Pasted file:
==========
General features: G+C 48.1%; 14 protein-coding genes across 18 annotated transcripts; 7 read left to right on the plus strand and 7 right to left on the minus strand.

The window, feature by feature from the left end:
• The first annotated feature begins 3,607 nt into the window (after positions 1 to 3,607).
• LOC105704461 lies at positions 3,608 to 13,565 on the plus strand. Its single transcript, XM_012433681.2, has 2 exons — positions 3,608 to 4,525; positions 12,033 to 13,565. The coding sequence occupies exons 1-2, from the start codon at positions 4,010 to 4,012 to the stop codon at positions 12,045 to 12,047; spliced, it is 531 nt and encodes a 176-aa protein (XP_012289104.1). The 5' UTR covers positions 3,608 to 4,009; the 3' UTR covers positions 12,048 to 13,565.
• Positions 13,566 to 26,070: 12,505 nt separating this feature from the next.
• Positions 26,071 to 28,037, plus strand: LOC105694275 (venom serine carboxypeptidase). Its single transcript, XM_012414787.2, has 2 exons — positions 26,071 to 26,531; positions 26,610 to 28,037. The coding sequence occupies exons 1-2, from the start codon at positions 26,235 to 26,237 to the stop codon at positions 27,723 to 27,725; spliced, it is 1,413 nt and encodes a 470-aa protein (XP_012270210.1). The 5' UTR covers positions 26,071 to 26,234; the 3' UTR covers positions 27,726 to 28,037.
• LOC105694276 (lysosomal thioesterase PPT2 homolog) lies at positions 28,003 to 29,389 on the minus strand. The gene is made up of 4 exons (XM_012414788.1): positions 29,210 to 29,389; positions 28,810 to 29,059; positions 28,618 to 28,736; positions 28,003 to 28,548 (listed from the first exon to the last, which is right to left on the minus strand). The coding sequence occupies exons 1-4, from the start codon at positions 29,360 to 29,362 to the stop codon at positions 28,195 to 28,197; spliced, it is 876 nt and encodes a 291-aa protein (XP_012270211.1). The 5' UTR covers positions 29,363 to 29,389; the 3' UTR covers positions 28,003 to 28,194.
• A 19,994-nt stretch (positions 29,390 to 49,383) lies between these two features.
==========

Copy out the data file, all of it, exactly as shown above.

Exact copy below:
General features: G+C 48.1%; 14 protein-coding genes across 18 annotated transcripts; 7 read left to right on the plus strand and 7 right to left on the minus strand.

The window, feature by feature from the left end:
• The first annotated feature begins 3,607 nt into the window (after positions 1 to 3,607).
• LOC105704461 lies at positions 3,608 to 13,565 on the plus strand. Its single transcript, XM_012433681.2, has 2 exons — positions 3,608 to 4,525; positions 12,033 to 13,565. The coding sequence occupies exons 1-2, from the start codon at positions 4,010 to 4,012 to the stop codon at positions 12,045 to 12,047; spliced, it is 531 nt and encodes a 176-aa protein (XP_012289104.1). The 5' UTR covers positions 3,608 to 4,009; the 3' UTR covers positions 12,048 to 13,565.
• Positions 13,566 to 26,070: 12,505 nt separating this feature from the next.
• Positions 26,071 to 28,037, plus strand: LOC105694275 (venom serine carboxypeptidase). Its single transcript, XM_012414787.2, has 2 exons — positions 26,071 to 26,531; positions 26,610 to 28,037. The coding sequence occupies exons 1-2, from the start codon at positions 26,235 to 26,237 to the stop codon at positions 27,723 to 27,725; spliced, it is 1,413 nt and encodes a 470-aa protein (XP_012270210.1). The 5' UTR covers positions 26,071 to 26,234; the 3' UTR covers positions 27,726 to 28,037.
• LOC105694276 (lysosomal thioesterase PPT2 homolog) lies at positions 28,003 to 29,389 on the minus strand. The gene is made up of 4 exons (XM_012414788.1): positions 29,210 to 29,389; positions 28,810 to 29,059; positions 28,618 to 28,736; positions 28,003 to 28,548 (listed from the first exon to the last, which is right to left on the minus strand). The coding sequence occupies exons 1-4, from the start codon at positions 29,360 to 29,362 to the stop codon at positions 28,195 to 28,197; spliced, it is 876 nt and encodes a 291-aa protein (XP_012270211.1). The 5' UTR covers positions 29,363 to 29,389; the 3' UTR covers positions 28,003 to 28,194.
• A 19,994-nt stretch (positions 29,390 to 49,383) lies between these two features.